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Low Voter Turnout Reported in Egypt’s Round-Off Vote


Egyptian elections officials count ballots at a polling center during the second day of the presidential runoff, in Cairo, Egypt, Sunday, June 17, 2012.

Egyptian elections officials count ballots at a polling center during the second day of the presidential runoff, in Cairo, Egypt, Sunday, June 17, 2012.

An official of the U.S.-based group Human Rights Watch (HRW) says it appears there was low voter turnout during Egypt’s two-day presidential round-off vote.

Heba Morayef, a researcher with the group, said some Egyptians are expressing concern that the two most divisive candidates garnered enough votes to participate in the run-off vote.

“[You saw] noticeably low voter turnout than the first round of presidential election. The various monitoring organizations -- both Egyptian and international -- have noted that as well,” said Morayef.

“Just comparing, the queues a much shorter this time, and I think it was because less people feel motivated to choose between the two (most) divisive candidates compared to the first round when there were 13 candidates.”

The official outcome of the winner of Egypt's first freely elected president is scheduled to be announced Thursday, but unofficial results are expected earlier in the week.

The voters have a choice between a Mubarak era candidate, former Prime Minister Ahmed Shafiq, and an Islamist, the Muslim Brotherhood candidate Mohammed Morsi.

Analysts say the country could remain divided if the winner fails to unite the people behind him.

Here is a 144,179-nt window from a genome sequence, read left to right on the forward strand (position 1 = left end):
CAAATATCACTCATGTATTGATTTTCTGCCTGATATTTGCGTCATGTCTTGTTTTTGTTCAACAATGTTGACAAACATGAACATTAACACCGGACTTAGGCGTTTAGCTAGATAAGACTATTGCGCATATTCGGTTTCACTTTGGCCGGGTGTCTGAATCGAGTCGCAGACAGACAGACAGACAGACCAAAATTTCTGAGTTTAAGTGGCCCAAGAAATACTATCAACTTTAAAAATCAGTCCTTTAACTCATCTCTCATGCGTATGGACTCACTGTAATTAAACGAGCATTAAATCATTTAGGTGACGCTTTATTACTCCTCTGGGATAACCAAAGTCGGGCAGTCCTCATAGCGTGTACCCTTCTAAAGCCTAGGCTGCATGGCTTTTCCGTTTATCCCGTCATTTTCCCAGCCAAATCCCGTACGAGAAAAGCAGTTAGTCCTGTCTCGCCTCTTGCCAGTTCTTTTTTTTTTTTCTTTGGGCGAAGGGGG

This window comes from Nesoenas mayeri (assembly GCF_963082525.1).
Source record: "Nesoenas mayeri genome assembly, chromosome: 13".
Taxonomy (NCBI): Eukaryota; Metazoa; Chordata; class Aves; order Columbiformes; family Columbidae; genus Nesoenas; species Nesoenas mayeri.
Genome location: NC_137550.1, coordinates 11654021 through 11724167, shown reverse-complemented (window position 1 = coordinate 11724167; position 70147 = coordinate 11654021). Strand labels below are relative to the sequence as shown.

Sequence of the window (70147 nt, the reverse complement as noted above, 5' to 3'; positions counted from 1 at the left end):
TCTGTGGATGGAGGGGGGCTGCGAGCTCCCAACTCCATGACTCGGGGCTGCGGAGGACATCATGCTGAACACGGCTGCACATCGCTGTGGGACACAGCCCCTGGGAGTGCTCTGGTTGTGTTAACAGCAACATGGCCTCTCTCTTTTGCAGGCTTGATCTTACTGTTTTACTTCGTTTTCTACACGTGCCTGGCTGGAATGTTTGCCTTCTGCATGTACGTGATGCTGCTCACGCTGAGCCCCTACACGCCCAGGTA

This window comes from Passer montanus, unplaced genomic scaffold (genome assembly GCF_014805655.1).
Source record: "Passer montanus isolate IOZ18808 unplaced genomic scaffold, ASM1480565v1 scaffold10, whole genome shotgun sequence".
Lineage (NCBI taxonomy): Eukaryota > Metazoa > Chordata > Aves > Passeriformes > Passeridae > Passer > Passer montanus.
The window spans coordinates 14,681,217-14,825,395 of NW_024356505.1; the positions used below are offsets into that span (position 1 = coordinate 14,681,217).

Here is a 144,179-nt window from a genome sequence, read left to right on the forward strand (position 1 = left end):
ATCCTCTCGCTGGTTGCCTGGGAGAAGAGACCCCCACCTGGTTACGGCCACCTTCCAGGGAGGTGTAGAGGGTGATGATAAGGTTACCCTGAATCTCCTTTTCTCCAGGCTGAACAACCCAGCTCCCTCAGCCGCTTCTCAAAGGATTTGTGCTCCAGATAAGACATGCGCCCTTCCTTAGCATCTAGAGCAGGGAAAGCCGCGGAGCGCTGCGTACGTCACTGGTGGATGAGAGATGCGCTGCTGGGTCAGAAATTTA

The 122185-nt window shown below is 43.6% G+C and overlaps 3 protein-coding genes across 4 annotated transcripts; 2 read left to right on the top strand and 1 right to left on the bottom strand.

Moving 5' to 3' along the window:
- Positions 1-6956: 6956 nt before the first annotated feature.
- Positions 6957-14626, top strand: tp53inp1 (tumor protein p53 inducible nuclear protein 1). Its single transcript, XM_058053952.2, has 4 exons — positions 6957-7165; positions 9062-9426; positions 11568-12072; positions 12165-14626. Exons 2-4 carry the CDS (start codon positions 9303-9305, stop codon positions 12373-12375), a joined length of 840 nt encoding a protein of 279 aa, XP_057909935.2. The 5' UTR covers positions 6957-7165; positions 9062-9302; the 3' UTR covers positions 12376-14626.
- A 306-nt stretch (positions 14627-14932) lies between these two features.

“That would be a difficult and probably an impossible task…and definitely in the short term, we’ve just had several weeks where campaigning around the presidential elections have been primarily one of seeking to discredit the opposing candidate,” said Morayef.

“This was a very divisive round-off because on each side people fear the other candidate -- fear because there have been accusations of using violence, of using thugs, and trying to kill protesters of both sides. So this is happening in a climate where there is a lack of a sense of security about the future and lack of trust in each of the opposing candidates.”

Morayef said the new president faces the challenge of not knowing the powers available to work with since, she said, there is now neither a constitution nor a parliament.

She adds that the new president will have legitimacy that the military, which has ruled the country since the ouster of former President Hosni Mubarak, did not have.

“The question becomes what negotiations [the winner] will have with the military and what deals they will strike with the military in terms of the powers of the new president,” said Morayef.

“There have been negotiations over the past few days because the military is planning to announce an annex to the constitutional declaration in which it plans to spell out the powers of the new president. It has already said it will retain legislative powers, and it will retain control over the state budget.”
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